Ethan de Groot is one of the most consistent players for the All Blacks week-to-week. The superstar loosehead is usually able to impress even when the going gets tough, but the fact that he couldn’t on Friday just highlights the All Blacks woes. The Springboks took control on the back of some relentless work from their forwards. New Zealand, with de Groot in their front row, were penalised on multiple occasions during the first term alone. De Groot finished with three carries, but had made the equal-most tackles by an All Black when he was replaced.

2 Dane Coles – 4

Veteran Dane Coles put in a solid shift during the first half in London, but it was far from an outstanding display. The All Blacks struggled, and that includes Coles. The hooker missed some throws at the line-out, and otherwise failed to assert himself as the Boks ran riot. Coles was replaced by Samisoni Taukei’aho during the break.

3 Tyrel Lomax – N/A

Today, Tyrel Lomax is a frontline All Black. If the Hurricanes tighthead wasn’t named to start this Test, there would’ve been mass confusion, shock and potentially anger. Lomax is just that important to the All Blacks, and has been for about a year now. But that’s what makes Lomax’s injury so concerning. Lomax left the field less than 15 minutes into the Test, and let’s face it, it didn’t look good. The Australian-born prop was carted off the field, and a closeup replay showed Lomax looking fairly upset. It wouldn’t fair to give Lomax a rating considering his limited minutes out in the middle.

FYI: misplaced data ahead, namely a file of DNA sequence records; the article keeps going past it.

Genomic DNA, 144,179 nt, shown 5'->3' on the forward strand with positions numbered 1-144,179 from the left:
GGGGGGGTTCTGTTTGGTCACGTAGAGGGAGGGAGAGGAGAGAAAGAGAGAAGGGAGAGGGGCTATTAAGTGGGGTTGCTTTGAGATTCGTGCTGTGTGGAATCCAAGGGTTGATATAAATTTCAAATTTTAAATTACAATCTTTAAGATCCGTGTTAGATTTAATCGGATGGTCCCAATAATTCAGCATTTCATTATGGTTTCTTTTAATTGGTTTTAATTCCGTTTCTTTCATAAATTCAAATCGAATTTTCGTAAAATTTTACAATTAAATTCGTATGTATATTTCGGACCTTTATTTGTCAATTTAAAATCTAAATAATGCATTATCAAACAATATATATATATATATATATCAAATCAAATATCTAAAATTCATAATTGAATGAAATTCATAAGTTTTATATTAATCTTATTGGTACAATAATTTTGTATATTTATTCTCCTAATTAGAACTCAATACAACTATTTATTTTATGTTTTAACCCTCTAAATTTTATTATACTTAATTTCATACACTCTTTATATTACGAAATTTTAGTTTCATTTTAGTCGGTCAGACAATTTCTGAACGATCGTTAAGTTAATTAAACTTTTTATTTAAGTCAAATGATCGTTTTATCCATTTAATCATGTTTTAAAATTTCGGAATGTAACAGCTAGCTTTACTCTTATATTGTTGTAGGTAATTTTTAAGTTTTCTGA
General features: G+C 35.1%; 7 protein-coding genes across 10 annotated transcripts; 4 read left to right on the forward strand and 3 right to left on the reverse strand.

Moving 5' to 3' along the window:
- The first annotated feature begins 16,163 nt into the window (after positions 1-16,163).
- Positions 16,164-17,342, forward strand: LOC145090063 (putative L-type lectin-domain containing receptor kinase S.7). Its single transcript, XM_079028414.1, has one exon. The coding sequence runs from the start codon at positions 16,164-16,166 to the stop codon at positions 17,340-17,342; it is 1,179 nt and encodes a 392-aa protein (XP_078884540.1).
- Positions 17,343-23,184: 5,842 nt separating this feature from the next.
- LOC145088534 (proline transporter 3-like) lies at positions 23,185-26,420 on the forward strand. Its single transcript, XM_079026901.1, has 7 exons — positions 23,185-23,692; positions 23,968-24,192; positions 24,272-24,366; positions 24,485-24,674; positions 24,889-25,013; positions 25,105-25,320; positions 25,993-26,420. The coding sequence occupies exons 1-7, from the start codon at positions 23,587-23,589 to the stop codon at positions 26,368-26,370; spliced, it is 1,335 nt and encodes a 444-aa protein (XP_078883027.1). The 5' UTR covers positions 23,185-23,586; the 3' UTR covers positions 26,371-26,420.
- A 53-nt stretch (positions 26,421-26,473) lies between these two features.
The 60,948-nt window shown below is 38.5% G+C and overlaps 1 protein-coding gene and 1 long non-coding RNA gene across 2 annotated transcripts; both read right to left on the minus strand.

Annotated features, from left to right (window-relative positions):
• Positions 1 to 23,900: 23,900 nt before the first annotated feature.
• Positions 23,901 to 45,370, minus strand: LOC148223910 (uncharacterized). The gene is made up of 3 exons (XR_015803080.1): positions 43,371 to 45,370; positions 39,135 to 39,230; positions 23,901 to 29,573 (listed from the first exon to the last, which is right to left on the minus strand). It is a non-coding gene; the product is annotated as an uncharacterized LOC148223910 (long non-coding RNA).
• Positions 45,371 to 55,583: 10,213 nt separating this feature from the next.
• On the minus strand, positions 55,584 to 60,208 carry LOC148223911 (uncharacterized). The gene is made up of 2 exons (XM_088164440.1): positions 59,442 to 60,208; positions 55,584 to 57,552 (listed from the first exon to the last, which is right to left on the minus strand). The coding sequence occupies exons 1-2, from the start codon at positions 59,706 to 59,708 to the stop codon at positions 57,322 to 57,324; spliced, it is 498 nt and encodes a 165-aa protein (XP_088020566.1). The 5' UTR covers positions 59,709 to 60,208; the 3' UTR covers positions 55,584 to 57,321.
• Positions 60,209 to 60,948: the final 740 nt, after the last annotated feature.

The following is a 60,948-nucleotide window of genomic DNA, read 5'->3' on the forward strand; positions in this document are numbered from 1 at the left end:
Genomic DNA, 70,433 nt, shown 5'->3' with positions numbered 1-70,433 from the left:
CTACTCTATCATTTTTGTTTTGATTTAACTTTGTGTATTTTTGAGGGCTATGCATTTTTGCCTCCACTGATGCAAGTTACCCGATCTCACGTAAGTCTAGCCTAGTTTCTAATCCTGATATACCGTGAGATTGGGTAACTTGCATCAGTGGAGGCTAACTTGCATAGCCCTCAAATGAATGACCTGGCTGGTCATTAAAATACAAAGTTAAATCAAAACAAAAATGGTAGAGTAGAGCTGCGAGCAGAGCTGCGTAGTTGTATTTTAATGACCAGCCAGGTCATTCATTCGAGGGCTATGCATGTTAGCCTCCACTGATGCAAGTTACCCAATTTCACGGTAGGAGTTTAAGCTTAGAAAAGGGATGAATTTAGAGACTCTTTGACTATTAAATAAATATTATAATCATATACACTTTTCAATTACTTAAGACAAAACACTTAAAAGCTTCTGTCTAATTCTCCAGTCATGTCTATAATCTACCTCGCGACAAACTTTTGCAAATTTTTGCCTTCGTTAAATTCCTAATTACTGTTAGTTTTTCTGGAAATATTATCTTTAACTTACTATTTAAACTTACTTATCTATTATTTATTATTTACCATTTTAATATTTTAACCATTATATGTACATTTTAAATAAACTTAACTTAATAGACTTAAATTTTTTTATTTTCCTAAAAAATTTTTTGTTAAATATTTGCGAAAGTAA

4 Samuel Whitelock – 3

Test centurion Sam Whitelock was absent from the All Blacks’ side that ran riot against the Boks in Auckland last month. Whitelock, 34, was ruled out due to a persist injury. But after taking the field during both Bledisloe Cup Tests, Whitelock was primed and ready to go against South Africa in London. But things didn’t go to plan. Far from it. Whitelock, much like his teammates in black, was kept quiet. The experienced campaigner was held to a few stops in defence, a couple of carries, and didn’t really make an impact at the set-piece.

5 Scott Barrett – 2